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Malaysia rulers to meet to consider PM Muhyiddin's emergency proposal

·2 min read

KUALA LUMPUR, Oct 25 (Reuters) - Malaysia's rulers are set to meet on Sunday to discuss what sources have said is a proposal by Prime Minister Muhyiddin Yassin to impose a state of emergency amid a political crisis.

Muhyiddin on Friday asked the king to impose emergency rule that would include suspending parliament, the sources with direct knowledge of the matter said, a move that opposition leaders have decried as an attempt by the premier to stay in power amid a leadership challenge.

Muhyiddin has been in a precarious position since he took office in March with a two-seat majority. Uncertainties deepened after opposition leader Anwar Ibrahim said last month that he had the parliamentary majority to form a new government.

The prime minister's proposal comes as Malaysia faces a resurgence in COVID-19, a pandemic-battered economy and doubts over Muhyiddin's ability to command a majority in parliament and pass a budget for 2021.

King Al-Sultan Abdullah will meet with other senior royals, called the Council of Rulers, at 0630 GMT at the national palace, according to state news agency Bernama.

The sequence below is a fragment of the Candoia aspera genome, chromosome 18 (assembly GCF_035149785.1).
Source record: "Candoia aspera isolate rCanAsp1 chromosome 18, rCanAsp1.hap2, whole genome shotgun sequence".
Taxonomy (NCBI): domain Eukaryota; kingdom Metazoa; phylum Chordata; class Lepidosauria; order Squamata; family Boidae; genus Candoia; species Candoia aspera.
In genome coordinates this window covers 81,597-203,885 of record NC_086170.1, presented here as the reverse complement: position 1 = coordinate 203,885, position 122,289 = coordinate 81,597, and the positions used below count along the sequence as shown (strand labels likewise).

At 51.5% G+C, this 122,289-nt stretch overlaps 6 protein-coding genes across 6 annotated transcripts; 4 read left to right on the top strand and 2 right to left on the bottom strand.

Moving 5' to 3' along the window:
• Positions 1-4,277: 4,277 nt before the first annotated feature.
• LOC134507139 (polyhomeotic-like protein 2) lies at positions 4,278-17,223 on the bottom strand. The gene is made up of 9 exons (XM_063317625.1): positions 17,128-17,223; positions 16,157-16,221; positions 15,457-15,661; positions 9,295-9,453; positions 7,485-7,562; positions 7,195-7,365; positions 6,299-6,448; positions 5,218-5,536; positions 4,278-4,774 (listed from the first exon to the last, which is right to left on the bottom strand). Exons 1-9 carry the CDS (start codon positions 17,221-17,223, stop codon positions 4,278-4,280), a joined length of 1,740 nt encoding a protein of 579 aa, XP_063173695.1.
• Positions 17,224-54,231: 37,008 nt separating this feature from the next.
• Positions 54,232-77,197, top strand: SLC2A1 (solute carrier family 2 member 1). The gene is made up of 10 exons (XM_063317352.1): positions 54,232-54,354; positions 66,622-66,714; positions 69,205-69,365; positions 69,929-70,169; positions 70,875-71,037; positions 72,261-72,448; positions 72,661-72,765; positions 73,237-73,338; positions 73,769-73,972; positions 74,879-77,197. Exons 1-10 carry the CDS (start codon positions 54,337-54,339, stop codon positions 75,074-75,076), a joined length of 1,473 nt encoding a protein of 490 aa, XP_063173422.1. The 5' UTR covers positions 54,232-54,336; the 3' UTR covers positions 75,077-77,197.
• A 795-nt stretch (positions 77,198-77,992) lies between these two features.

The palace on Saturday said the king will consult with other rulers on proposals by Muhyiddin, but did not identify what the proposals were.

The constitution gives the king the right to decide if an emergency should be declared, based on threats to security, economy or public order.

An emergency would give extra powers to the prime minister, who can then introduce rules and approve expenditure without the usual parliamentary process.

Media reports have said Muhyiddin's emergency proposal seeks to suspend political activities and would not affect other economic activity.

"A state of emergency may provide some form of stability in the short term, especially concerning policy implementation," Affin Hwang Capital Asset Management said in a research note.

"Though if left unchecked and prolonged, it is harmful to the country's democratic process and governance," it said, adding that equity and bond markets could see a knee-jerk self off if an emergency is imposed.

(Reporting by A. Ananthalakshmi and Liz Lee; Editing by William Mallard)